This is where I get frustrated with “drop” rides. I don’t invite anyone to ride with me and then leave them in the dust. That just isn’t right. So if I or anyone who actually wants to ride with and help people invite you to ride, rest assured we’ll be understanding of your cycling shortcomings. After all, what kind of bicycle advocate would we be if we didn’t? Oh, and you will be able to pedal much more efficiently, quicker and longer if you start riding today. So stop your whining and get on the bike already!

“I have pain in my back/knees/whatever.”

Bicycling is a very low impact way to get in shape. It’s kinder on the body than just about any other exercise.  And burning calories on a bike can help keep off excess weight that can aggravate those aches or even cause new ones and other health issues. Just take it easy at first, and the pain will most likely ease up as you bike more and more and your muscles stretch and build. Also, making sure your bike is properly fitted to you will make a big difference too, so let’s check out the fit before the first ride. Sitting around complaining about the pain certainly won’t make the pain go away, so get on your bike! You won’t know unless you try!

“I’m out of shape.”

If you do a search online you’ll see multiple stories of people more out of shape than you who got on a bicycle, shed pounds and are well on their way to a healthier life. So stop stalling!

“I’m tired.”

Exercising actually gives you energy. You feel much better once you push pedals for a while and get the endorphin rush. Trust me! I’m counting to 10!

“What if the sky starts falling?”

I’m going to slap you…

 

If you ride a bicycle, you already get all this. If you don’t, get on a bike and see what all the fuss is about.

If you’re lucky, you might even become a passionate person!

–David

BikeyWife

My bikey wife passionately pedaling away! 🙂

 

Did I miss a couple excuses? If so, please leave them in the comments! 

 

Why should you explore by bike?

Here are the top 10 reasons why vacationing and exploring by bicycle is the best way to go:

1. Get in shape while vacationing.

Part of the fun in vacationing is partaking of local dishes that may not be quite as healthy as what you normally eat. Spend too much time sitting in a car or around the pool and those extra calories might pile up around the waistline.

Pump the pedals to burn those extra calories while exploring the area and you might even lose weight while enjoying those exotic feasts.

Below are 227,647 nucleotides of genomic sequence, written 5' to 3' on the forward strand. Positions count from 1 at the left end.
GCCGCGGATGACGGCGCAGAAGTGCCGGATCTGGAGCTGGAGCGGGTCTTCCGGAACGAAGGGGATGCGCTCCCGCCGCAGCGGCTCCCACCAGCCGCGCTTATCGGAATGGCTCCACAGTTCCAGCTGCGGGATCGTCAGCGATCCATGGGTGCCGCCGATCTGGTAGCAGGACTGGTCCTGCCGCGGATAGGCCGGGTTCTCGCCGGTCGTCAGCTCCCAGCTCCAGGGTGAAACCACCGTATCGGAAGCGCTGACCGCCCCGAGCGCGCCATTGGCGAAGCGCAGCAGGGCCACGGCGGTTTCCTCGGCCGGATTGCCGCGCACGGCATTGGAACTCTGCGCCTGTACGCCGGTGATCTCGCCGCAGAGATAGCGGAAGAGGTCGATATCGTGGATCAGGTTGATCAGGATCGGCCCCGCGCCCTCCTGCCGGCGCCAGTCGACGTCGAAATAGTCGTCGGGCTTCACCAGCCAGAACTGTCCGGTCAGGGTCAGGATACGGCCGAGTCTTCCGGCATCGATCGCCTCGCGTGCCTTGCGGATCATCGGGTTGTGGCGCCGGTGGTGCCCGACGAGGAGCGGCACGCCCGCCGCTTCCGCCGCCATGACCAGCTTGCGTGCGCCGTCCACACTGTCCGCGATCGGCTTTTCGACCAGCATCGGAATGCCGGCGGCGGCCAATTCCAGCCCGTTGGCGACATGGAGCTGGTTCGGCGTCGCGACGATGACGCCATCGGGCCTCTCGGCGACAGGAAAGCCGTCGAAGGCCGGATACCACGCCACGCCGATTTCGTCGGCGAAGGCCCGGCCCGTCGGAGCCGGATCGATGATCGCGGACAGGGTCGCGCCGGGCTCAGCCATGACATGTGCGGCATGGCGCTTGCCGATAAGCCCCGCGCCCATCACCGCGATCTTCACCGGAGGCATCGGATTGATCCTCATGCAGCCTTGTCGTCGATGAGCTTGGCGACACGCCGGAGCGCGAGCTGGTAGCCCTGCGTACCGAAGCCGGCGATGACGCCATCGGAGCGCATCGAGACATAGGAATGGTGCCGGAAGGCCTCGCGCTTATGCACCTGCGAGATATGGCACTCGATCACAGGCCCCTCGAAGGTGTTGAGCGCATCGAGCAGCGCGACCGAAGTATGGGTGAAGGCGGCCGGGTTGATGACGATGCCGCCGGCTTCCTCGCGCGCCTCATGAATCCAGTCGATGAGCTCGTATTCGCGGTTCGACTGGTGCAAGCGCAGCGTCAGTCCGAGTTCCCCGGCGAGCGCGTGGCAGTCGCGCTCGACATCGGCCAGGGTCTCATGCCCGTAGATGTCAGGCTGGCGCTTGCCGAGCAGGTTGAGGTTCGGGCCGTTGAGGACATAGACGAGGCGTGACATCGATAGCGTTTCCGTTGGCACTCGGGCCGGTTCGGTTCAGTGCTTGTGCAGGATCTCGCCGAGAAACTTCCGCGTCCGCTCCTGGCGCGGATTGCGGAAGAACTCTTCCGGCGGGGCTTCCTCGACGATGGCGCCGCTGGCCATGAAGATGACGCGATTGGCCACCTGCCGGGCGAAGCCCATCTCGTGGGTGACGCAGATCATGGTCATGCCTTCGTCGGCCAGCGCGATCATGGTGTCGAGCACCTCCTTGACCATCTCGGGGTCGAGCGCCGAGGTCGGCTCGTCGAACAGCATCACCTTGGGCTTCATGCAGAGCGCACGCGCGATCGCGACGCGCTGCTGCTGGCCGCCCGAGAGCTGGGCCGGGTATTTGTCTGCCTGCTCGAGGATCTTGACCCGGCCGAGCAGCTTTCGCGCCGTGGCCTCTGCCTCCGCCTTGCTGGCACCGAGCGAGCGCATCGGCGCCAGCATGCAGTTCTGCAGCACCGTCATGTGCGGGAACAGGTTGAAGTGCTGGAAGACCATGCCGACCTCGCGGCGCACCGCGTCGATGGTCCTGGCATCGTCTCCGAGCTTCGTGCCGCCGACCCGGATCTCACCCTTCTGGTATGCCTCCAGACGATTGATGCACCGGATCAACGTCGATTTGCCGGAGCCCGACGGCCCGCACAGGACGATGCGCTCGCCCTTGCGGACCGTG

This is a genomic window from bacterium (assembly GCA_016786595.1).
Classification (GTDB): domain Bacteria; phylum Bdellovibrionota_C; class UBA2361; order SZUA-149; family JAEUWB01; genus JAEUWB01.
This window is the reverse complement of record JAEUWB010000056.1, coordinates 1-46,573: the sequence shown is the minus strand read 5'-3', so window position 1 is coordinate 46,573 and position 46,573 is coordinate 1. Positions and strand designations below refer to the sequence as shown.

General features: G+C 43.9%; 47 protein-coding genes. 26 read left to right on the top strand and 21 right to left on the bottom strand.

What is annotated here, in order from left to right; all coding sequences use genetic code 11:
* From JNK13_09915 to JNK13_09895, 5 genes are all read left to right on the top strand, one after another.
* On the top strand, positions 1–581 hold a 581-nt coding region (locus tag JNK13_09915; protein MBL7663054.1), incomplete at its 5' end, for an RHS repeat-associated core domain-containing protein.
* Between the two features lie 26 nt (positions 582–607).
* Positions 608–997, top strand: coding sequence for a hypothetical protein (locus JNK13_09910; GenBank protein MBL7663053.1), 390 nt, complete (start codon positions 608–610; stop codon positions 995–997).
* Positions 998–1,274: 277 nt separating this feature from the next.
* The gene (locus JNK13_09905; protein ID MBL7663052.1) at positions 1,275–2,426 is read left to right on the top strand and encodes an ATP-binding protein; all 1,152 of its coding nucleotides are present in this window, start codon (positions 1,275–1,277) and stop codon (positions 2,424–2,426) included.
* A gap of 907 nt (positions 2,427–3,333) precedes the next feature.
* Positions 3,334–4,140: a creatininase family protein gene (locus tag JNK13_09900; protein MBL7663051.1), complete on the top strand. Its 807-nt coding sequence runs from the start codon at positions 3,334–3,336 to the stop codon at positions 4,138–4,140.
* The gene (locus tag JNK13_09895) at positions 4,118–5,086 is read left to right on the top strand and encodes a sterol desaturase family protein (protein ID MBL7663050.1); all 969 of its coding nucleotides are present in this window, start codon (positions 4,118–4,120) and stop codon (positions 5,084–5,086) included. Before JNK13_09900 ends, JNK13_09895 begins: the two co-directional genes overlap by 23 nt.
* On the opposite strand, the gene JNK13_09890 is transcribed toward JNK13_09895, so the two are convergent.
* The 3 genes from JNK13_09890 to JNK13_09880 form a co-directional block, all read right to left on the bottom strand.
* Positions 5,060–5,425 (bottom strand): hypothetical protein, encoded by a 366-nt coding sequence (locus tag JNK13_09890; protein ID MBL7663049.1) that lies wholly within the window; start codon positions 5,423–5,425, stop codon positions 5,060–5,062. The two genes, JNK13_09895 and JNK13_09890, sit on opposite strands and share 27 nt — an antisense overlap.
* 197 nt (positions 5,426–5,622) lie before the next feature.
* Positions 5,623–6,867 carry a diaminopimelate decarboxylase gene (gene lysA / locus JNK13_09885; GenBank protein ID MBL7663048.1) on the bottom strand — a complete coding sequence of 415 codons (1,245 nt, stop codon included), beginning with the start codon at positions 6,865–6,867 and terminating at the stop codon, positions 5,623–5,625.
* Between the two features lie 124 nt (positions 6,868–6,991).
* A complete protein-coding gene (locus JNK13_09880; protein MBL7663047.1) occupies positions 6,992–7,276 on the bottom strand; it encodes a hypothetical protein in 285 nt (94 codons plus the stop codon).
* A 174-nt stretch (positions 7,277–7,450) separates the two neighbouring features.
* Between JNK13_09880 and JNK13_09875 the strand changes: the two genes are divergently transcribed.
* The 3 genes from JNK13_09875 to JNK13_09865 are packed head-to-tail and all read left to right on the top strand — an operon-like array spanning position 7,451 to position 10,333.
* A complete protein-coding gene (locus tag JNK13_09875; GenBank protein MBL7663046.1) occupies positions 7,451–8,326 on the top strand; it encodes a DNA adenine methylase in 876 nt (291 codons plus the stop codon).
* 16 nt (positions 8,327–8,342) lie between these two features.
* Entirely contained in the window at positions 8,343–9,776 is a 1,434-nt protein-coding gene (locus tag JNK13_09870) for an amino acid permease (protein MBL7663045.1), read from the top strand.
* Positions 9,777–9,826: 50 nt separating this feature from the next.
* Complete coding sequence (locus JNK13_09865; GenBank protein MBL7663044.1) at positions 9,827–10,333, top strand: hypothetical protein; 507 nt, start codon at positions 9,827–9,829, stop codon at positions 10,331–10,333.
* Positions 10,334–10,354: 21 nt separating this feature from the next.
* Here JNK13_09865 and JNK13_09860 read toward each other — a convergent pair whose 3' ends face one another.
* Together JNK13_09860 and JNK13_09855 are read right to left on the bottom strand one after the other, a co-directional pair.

2. Experience the area you vacation in.

Instead of viewing the environment from a car window, get into it from a bike seat.

What better way to experience an environment than to be immersed in it?

3. No obstructions to any of your senses.

Feel the cool ocean breezes and the warmth of the sun.

Smell the salty air and flowers in bloom.

See all the sights–not just the ones along the curbside.

4. No traffic jams.

You can ride where you like according to traffic flow and safety conditions. You can even move around stopped cars and road hazards that can slow or even halt people riding in larger vehicles.

And you will definitely move faster and cover longer distances than pedestrians, who can be safely ridden around as if slow moving obstacles if you need to ride where people walk.

5. Free parking.

Rare is the vacation land parking lot that is free of charge, and even rarer is the parking space that is easily claimed and convenient to your destination.

I’ve yet to be troubled with finding a convenient and close spot to park my bicycle, and I have never paid for bicycle parking even in the biggest and most populous cities that charge ridiculous parking rates for cars.

6. Go as fast as a golf cart or as slow as a pedestrian–your choice.

You set the pace of your adventure and change it at will.

Want to hang with the rented carts (some say it’s safer to hang in these packs than in packs of cars)? You probably can if you just pick up the pace and keep a safe distance.

See a bunch of street salesman in your path? Speed up and move around them without so much as a timeshare flyer in your face.

Want to see everything in a shop window? Move to the right and spin the cranks a little slower.

Try telling a taxi cab driver what speed to drive, and good luck window shopping from a car.

7. No tickets.

I have never seen anyone riding a bicycle get pulled over by anyone.

That’s not to say it doesn’t happen, but I have to guess that it’s a rare event in most places.

Now, what I have seen with people driving cars everywhere is in stark contrast–I have always seen people driving cars get pulled over and citations written by law enforcement officials.

So do your ego and wallet a favor–ride a bike.

8. Get to know the locals.

You might find many of them ride bicycles too. If so, you obviously have something in common.

Even if they don’t, I bet you’ll see quite a few walking, and you’re a lot more likely to get into their social world on a bike than in a car.